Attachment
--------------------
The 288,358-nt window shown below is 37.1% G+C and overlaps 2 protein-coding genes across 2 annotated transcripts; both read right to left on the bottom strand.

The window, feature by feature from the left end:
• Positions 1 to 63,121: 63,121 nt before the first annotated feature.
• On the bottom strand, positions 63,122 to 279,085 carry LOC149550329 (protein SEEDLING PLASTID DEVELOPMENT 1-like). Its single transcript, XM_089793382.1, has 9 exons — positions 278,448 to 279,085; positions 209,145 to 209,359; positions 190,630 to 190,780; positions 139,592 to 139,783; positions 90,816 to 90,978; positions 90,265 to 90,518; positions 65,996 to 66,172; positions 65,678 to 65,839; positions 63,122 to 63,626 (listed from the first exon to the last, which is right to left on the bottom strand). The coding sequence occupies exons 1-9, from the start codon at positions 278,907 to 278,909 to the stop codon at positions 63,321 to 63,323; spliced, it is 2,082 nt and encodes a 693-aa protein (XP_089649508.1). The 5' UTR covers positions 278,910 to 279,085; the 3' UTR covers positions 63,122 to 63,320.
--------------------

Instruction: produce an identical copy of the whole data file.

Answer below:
The 288,358-nt window shown below is 37.1% G+C and overlaps 2 protein-coding genes across 2 annotated transcripts; both read right to left on the bottom strand.

The window, feature by feature from the left end:
• Positions 1 to 63,121: 63,121 nt before the first annotated feature.
• On the bottom strand, positions 63,122 to 279,085 carry LOC149550329 (protein SEEDLING PLASTID DEVELOPMENT 1-like). Its single transcript, XM_089793382.1, has 9 exons — positions 278,448 to 279,085; positions 209,145 to 209,359; positions 190,630 to 190,780; positions 139,592 to 139,783; positions 90,816 to 90,978; positions 90,265 to 90,518; positions 65,996 to 66,172; positions 65,678 to 65,839; positions 63,122 to 63,626 (listed from the first exon to the last, which is right to left on the bottom strand). The coding sequence occupies exons 1-9, from the start codon at positions 278,907 to 278,909 to the stop codon at positions 63,321 to 63,323; spliced, it is 2,082 nt and encodes a 693-aa protein (XP_089649508.1). The 5' UTR covers positions 278,910 to 279,085; the 3' UTR covers positions 63,122 to 63,320.